Sponsor a Child in Namibia

Many vulnerable children and young people who have lost parental care are supported by Namibia's SOS Children's Villages.

Two sponsored girls smiling in Namibia
Sponsor a Child in Namibia
in Namibia

Our organisation helps them to grow up in a caring family environment. Since the war in neighbouring Angola caused mass-immigration into Namibia, the presence of our organisation in Namibia has become even more necessary.

At present there are three SOS Children's Villages, three SOS Youth Facilities, three SOS Kindergartens, one SOS Hermann Gmeiner School and three SOS Social Centres (family strengthening programmes) in Namibia. The Republic of Namibia is a large and sparsely populated country in South-West Africa. The total population of Namibia is approximately 2 million and its capital city is Windhoek, home to 340,000.

In 1990, Namibia became an independent nation. Since then, it has enjoyed relative stability. Namibia is a middle-income country with a market economy that is driven by the following sectors: agriculture, mining, fishing and tourism.

Sponsor a Child in Namibia

SOS Children’s Villages is in need of child sponsors for its Villages in Namibia.  SOS provides long-term family based care for children in need and the funds raised through child sponsorships helps provide each child in our care with all the necessities of a loving, safe and healthy childhood.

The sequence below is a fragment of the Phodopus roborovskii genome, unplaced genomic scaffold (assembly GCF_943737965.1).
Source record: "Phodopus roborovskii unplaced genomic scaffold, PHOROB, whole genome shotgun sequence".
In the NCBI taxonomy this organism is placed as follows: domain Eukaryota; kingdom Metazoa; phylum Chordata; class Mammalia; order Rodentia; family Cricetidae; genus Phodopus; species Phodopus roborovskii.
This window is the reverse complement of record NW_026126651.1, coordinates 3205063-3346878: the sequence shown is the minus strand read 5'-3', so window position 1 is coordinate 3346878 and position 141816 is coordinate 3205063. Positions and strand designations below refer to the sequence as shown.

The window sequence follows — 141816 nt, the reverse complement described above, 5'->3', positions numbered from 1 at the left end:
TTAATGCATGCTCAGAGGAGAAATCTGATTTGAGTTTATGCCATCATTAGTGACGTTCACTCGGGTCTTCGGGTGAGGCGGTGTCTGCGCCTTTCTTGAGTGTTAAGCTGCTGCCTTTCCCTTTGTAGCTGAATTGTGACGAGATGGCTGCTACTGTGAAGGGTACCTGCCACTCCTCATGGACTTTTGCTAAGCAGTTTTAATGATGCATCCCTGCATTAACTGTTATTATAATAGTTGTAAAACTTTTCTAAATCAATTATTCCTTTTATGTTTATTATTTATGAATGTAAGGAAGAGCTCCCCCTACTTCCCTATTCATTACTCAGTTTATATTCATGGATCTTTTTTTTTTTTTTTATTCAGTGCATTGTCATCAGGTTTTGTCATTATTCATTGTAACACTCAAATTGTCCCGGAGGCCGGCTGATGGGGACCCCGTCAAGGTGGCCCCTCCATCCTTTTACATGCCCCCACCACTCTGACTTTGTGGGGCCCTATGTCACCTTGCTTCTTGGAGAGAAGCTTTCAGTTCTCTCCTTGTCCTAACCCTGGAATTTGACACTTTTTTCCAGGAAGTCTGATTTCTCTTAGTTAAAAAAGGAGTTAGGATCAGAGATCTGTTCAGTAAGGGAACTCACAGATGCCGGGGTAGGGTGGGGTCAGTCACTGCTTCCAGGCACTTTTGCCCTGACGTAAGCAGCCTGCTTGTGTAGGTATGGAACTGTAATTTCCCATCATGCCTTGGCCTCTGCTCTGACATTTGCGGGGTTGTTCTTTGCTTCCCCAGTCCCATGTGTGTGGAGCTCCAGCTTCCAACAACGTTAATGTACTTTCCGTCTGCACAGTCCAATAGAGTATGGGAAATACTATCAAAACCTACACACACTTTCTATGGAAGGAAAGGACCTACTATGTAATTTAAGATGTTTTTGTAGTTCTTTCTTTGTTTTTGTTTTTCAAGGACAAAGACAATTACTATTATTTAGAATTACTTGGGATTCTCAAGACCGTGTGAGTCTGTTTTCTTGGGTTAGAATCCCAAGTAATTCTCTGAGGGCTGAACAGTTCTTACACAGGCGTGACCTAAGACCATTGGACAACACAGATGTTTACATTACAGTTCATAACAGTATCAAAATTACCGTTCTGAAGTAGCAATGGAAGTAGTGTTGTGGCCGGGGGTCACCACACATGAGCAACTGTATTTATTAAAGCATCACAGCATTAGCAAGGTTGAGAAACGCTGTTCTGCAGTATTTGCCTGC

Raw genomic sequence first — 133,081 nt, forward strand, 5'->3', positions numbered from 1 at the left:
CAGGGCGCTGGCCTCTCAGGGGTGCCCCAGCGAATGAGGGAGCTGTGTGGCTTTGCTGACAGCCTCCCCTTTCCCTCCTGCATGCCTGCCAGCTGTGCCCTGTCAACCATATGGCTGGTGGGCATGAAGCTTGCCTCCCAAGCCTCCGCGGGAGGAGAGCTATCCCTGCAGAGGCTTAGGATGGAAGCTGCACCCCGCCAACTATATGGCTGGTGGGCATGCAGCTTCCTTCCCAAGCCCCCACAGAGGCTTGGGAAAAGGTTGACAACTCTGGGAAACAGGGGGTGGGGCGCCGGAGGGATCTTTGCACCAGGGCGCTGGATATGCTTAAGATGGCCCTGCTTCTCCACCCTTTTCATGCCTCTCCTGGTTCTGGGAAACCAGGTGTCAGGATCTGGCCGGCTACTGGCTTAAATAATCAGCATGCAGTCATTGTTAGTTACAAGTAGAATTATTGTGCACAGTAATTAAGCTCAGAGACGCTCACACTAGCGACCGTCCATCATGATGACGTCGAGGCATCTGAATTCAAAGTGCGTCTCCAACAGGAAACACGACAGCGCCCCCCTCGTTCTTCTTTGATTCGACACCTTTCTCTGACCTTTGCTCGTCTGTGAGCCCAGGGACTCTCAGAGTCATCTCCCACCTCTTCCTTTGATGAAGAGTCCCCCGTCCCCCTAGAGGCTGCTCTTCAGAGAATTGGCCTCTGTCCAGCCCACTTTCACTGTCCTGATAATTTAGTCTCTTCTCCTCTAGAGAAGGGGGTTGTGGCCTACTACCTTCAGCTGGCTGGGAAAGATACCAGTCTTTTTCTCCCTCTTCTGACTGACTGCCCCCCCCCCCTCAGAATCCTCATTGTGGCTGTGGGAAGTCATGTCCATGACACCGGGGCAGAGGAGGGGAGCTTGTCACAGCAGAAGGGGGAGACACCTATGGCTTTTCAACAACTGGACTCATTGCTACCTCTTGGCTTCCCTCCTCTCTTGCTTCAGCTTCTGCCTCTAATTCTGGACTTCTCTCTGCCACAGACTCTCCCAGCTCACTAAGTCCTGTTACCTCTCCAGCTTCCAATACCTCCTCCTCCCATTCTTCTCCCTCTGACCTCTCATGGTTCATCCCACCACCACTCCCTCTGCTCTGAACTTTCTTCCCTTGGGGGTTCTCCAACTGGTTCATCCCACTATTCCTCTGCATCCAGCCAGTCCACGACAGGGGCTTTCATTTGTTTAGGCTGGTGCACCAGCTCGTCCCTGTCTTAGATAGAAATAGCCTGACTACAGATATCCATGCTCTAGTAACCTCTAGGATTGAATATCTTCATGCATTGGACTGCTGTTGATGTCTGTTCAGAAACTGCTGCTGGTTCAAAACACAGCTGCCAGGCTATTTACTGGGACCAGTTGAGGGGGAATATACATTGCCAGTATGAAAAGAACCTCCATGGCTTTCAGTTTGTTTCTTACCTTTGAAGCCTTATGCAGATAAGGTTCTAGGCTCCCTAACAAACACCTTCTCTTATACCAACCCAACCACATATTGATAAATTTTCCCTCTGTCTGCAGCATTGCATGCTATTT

Canadian's wishing to help orphaned and abandoned children in Namibia are encouraged to sponsor a child. 

Children in class in Ondangwa, NamibiaFor about $1/day you can sponsor a child in Namibia and help provide an orphaned or abandoned child with:

  • A safe and nurturing home
  • A loving SOS mother
  • Quality education
  • Healthcare
  • Nutritious food
  • Clothing and toys
  • All the things necessary for a bright future

Please sponsor a Namibia child today. Child sponsors will receive a Canadian charitable tax receipt.

SOS Children's Villages in Namibia

SOS Modern Day Orphanages in NamibiaThe number of children who grow up without parental care or are at the brink of losing it is on the rise in Namibia. They represent a serious development concern for the government of this African country.

SOS Children's Villages is working with Namibian families in order to strengthen family ties and prevent children from ending up without parental care. The SOS Children's Village Association of Namibia was founded in 1984, the year when the first SOS Children's village in Windhoek went into operation.

At present, the organisation is supporting Namibian children by providing day-care, education, medical assistance and other important services. Our organisation has also been running SOS Family Strengthening Programmes to support families who are at risk of abandoning their children. Children whose parents cannot take care of them can find a loving home in one of the SOS families.


Malnutrition and diseases take their toll

Malnourishment, particularly among children, remains a persistent problem: 20 per cent of the Namibian population lack access to food and are chronically undernourished. Malnutrition is directly responsible for the death of at least 6,000 children annually. Frequent droughts and floods aggravate the situation, especially in extremely arid, rural areas of the country.